The Minnesota State Patrol issued a post on Facebook (below) of a vehicle that was struck by lightning while on the road. The lightning strike happened around 4pm on September 19 in Lengby Minnesota. According to Sargent Jesse Grabow the car was traveling on Hwy 2.

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The lightning strike apparently damaged the vehicles electronic system and completely disabled the vehicle and they were not able to get it started again. The trooper noticed a burn mark on the roof of the vehicle and part of the attachments on the roof were apparently blown right off.

The people in the vehicle said the lightning strike sounded like a gunshot! This reminds me of a memory I have as a kid when we were in the car driving on the highway during a pretty bad storm  As I was looking out the window at the  divided highway when I saw a lightning bolt strike a vehicle going in the opposite direction. I remember yelling to my mom and dad that the car on the other side got struck by lightning and my dad assured me that it can't happen to our car because we have really good tires which will ground any lightning. I believed it at the time, but apparently that is not true.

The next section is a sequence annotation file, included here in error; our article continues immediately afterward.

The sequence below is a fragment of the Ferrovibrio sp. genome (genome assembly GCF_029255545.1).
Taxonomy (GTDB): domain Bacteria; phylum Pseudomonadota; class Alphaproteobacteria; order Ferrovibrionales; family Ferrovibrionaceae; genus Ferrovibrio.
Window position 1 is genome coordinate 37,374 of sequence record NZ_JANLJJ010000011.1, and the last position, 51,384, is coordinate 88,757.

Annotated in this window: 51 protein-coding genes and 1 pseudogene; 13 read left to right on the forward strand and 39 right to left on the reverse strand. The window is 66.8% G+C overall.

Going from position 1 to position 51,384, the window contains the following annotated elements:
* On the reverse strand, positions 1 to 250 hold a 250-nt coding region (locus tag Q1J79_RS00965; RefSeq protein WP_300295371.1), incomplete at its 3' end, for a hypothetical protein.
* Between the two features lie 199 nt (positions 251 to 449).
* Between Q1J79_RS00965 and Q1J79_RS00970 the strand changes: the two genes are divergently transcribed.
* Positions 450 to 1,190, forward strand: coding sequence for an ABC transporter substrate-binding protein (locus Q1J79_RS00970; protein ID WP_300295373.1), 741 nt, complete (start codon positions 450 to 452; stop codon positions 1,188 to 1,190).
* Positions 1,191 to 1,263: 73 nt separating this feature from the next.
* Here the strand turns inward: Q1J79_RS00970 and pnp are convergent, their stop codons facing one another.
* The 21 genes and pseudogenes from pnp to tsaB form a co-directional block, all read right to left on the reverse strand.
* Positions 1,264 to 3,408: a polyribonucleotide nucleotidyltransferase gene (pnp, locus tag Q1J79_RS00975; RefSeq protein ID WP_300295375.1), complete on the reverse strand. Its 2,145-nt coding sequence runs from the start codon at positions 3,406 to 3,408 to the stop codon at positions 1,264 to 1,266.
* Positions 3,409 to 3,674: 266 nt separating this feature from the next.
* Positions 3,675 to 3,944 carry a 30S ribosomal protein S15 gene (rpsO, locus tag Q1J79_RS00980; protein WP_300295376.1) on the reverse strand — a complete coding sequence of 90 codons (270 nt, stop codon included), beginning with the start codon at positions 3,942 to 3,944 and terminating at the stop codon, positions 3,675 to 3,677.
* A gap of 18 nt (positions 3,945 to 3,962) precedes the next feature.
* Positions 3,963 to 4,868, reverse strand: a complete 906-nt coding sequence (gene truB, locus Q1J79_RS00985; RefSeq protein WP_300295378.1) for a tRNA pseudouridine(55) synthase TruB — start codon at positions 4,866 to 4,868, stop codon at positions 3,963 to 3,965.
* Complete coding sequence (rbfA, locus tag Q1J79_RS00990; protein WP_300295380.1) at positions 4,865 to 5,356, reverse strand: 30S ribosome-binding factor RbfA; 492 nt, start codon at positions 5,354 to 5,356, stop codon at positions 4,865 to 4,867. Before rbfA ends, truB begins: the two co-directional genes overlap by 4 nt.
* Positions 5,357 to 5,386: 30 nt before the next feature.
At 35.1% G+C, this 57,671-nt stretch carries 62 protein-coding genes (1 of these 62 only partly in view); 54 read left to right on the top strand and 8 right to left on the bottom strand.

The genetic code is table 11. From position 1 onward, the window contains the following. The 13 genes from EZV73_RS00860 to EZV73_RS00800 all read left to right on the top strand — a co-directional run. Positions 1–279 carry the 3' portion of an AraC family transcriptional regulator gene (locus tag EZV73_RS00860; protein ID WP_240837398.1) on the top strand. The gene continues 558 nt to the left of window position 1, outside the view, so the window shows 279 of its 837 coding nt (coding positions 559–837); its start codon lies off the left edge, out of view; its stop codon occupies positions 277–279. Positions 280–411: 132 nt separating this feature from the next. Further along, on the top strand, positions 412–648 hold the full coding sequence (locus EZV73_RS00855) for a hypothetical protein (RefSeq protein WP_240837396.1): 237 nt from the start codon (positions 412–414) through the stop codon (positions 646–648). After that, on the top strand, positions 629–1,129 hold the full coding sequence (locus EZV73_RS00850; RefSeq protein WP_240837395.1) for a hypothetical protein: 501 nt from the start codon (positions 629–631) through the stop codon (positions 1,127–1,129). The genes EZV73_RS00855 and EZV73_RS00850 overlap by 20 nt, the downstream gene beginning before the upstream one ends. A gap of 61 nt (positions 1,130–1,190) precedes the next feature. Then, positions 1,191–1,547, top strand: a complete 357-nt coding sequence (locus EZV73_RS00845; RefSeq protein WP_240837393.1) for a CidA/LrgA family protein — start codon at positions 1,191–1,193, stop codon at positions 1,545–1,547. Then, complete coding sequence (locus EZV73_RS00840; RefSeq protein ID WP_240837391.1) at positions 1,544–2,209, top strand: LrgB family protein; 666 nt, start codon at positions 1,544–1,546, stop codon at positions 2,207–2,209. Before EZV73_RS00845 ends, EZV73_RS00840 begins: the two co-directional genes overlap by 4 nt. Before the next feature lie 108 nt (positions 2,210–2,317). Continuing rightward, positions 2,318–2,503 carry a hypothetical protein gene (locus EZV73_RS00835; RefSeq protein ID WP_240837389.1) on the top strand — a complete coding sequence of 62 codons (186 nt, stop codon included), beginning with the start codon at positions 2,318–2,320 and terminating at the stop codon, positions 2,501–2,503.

According to a science website: 

Car tires do not protect you from lightning strikes. Although the rubber in a tire acts as an insulator at low voltages, the voltage in a lighting bolt is far too high to be stopped by tires or air. No matter how thick your tires are, they don't stop lightning according to physicist Martin Uman in his book "All About Lightning".

In some capacity you are protected being in a vehicle during a lightning as  The National Weather Service Points Out, " a lot of vehicles with rubber wheels — including motorcycles, bicycles, open-shelled outdoor recreational vehicles and cars with fiberglass shells — offer no protection from a lightning strike." For more on this story click here.

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